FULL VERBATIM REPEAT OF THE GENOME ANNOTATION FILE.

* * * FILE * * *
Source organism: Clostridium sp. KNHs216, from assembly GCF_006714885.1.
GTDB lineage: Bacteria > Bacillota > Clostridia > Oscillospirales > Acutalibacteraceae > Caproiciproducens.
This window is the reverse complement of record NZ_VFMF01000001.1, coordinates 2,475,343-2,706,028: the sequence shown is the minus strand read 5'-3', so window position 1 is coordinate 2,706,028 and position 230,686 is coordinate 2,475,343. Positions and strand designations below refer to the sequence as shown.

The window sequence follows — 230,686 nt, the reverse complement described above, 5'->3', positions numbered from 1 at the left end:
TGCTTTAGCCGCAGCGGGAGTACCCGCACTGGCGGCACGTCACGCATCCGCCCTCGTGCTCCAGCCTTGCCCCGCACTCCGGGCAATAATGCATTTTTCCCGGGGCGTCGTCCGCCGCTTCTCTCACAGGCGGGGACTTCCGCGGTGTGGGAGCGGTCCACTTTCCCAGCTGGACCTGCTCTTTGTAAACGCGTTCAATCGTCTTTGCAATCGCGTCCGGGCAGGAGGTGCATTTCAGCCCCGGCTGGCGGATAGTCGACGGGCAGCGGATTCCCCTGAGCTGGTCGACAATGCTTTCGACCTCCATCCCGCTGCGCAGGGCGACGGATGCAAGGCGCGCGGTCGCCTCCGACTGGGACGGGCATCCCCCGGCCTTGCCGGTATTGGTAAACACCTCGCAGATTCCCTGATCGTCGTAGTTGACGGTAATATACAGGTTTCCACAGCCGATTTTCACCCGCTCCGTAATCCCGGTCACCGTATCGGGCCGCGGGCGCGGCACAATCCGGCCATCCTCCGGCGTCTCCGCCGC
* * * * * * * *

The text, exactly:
Source organism: Clostridium sp. KNHs216, from assembly GCF_006714885.1.
GTDB lineage: Bacteria > Bacillota > Clostridia > Oscillospirales > Acutalibacteraceae > Caproiciproducens.
This window is the reverse complement of record NZ_VFMF01000001.1, coordinates 2,475,343-2,706,028: the sequence shown is the minus strand read 5'-3', so window position 1 is coordinate 2,706,028 and position 230,686 is coordinate 2,475,343. Positions and strand designations below refer to the sequence as shown.

The window sequence follows — 230,686 nt, the reverse complement described above, 5'->3', positions numbered from 1 at the left end:
TGCTTTAGCCGCAGCGGGAGTACCCGCACTGGCGGCACGTCACGCATCCGCCCTCGTGCTCCAGCCTTGCCCCGCACTCCGGGCAATAATGCATTTTTCCCGGGGCGTCGTCCGCCGCTTCTCTCACAGGCGGGGACTTCCGCGGTGTGGGAGCGGTCCACTTTCCCAGCTGGACCTGCTCTTTGTAAACGCGTTCAATCGTCTTTGCAATCGCGTCCGGGCAGGAGGTGCATTTCAGCCCCGGCTGGCGGATAGTCGACGGGCAGCGGATTCCCCTGAGCTGGTCGACAATGCTTTCGACCTCCATCCCGCTGCGCAGGGCGACGGATGCAAGGCGCGCGGTCGCCTCCGACTGGGACGGGCATCCCCCGGCCTTGCCGGTATTGGTAAACACCTCGCAGATTCCCTGATCGTCGTAGTTGACGGTAATATACAGGTTTCCACAGCCGATTTTCACCCGCTCCGTAATCCCGGTCACCGTATCGGGCCGCGGGCGCGGCACAATCCGGCCATCCTCCGGCGTCTCCGCCGC